Multivitamins first hit the shelves in the 1940s as part of a post-war initiative to treat malnutrition. By the 1950s, consumers were being encouraged to take multivitamins daily, and more companies joined the supplement industry.
As research and regulations have evolved, so to have manufacturing processes and supplement formulas. Multivitamins have come a long way from their original formulas, and consumers now have an enormous range of products to choose from, all varying in terms of formulation, ingredients, and levels of efficacy.
How to choose a quality multivitamin
A quality multivitamin should not replace a healthy diet. It should only be used to help fill nutritional gaps that may be a result of malabsorption, dietary deficiencies, or any other reason that prevents you from obtaining the nutrients you need from foods.
Here’s a quick guide on how to choose a quality multi.
1. A multivitamin should have the nutrients that you need
A quality multivitamin should contain all or most of the 13 essential vitamins: A, C, D, E, K, and B vitamins, along with the major mineral’s magnesium, zinc, iodine, copper, selenium, and others.
These nutrients are not only required for the proper function of the mind and body but to act as cofactors. Most vitamins and minerals work as enzyme activators to support the primary functions of other nutrients.
People with malabsorption disorders or genetic polymorphisms (such as MTHFR) may require a methylated multivitamin
to ensure optimal absorption of the nutrients they would otherwise be unable to obtain from food.
The eight B vitamins (known as the B-vitamin complex) are involved in several steps of the energy-production system, namely in breaking down fats and carbohydrates into glucose for energy. B12 specifically is involved in helping to form red blood cells which deliver oxygen around the body. 
Iron is also key to energy due to its role in oxygen transport, cellular energy production, and immune function.  Vitamin C is required for the biosynthesis of carnitine, an essential cofactor for energy production. Magnesium has a predominant role in the production and utilization of ATP (adenosine triphosphate), the form of fuel used by every cell. 
3. Choose according to your age and life stage
Your nutritional needs will vary as you go through life. Older adults may be at a higher risk for insufficient nutritional intake due to medications, loss of appetite, malabsorption, medications, or medical conditions, and/or difficulty eating. They also have greater needs for highly bioavailable nutrients that support the heart, brain, and bones.
Younger individuals and pregnant women may need nutrients that support energy, focus, and fertility. A kid’s multivitamin should contain nutrients that assist with learning and development, such as calcium, fiber, and B vitamins.
Vegans will need to seek out a vegan multivitamin that contains no animal-derived products but provides nutrients missing from their diet, such as iron.
Antioxidants can provide valuable protection from oxidative stress. Oxidative stress is generated by unstable molecules known as free radicals, which are produced from exposure to environmental factors such as smoking, pollution, UV rays, and other toxins. Free radicals can damage the body’s cells, increasing the risk of chronic illnesses such as heart disease and cancer.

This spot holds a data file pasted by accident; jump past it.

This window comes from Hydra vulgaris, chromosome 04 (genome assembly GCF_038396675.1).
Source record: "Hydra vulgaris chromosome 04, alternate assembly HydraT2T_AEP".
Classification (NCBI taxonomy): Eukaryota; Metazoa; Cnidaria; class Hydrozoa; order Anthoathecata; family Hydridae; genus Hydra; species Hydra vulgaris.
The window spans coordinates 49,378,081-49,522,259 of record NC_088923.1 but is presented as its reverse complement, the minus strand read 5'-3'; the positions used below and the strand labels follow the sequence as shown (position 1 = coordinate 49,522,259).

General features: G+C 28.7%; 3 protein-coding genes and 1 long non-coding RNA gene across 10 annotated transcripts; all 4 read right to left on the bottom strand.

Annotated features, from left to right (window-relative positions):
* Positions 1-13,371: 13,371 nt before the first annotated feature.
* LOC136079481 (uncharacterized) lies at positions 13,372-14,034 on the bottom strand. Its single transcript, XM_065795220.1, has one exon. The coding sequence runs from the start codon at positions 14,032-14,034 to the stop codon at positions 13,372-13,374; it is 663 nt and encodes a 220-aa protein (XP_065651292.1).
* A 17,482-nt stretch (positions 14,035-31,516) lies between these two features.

Some antioxidants with clinically proven results include Coenzyme Q10 (CoQ10), lycopene, vitamin C, alpha-lipoic acid, vitamin E, selenium, and epigallocatechin gallate (EGCG).
5. Choose only bioavailable nutrients
The bioavailability of the vitamins and minerals within a supplement will reflect their benefits to your overall health. If a nutrient is not bioavailable, it will not be absorbed properly in the body, which means its benefits are nil.
Potential side effects of multivitamins
Everyone’s health circumstances are different, and a multivitamin may carry some element of risk in certain situations.
• Taking large amounts of minerals such as calcium, iron, magnesium, potassium, and/or zinc may have negative effects on heart rate, muscle function, urination, or cognition. Some side effects may include stomach bleeding, diarrhea, confusion, or muscle weakness. 
• Combining multivitamins with other supplements or fortified foods may lead to an excess intake of certain nutrients.
• Some ingredients in multivitamins may have contraindications with medications or certain medical conditions. If you have a medical condition or take medication, check with your health practitioner before starting any supplement regime.
• Always read the ingredients and dosage instructions.
Most importantly, check that the product has United States Pharmacopeia (USP) approval. This ensures that the product contains the exact ingredients and dosages on the label, and that it is free of contaminants (such as heavy metals and pesticides) and manufactured under sanitary and regulated conditions.
The best time to take multivitamins
Multivitamins that contain B-complex vitamins should be taken in the morning with breakfast, as they are designed to stimulate energy. All multivitamins should be taken with a meal to assist with absorption and reduce the risk of gastrointestinal side effects.
The right multivitamin is one that supports good health, particularly if you’re in need of certain nutrients to support a health condition or restore a deficiency. Your age, gender, and life stage (such as pregnancy) may also require additional nutrients that can’t be adequately obtained from food.
Always consult your doctor before beginning a new supplement, especially if you are pregnant, nursing, or have a health condition.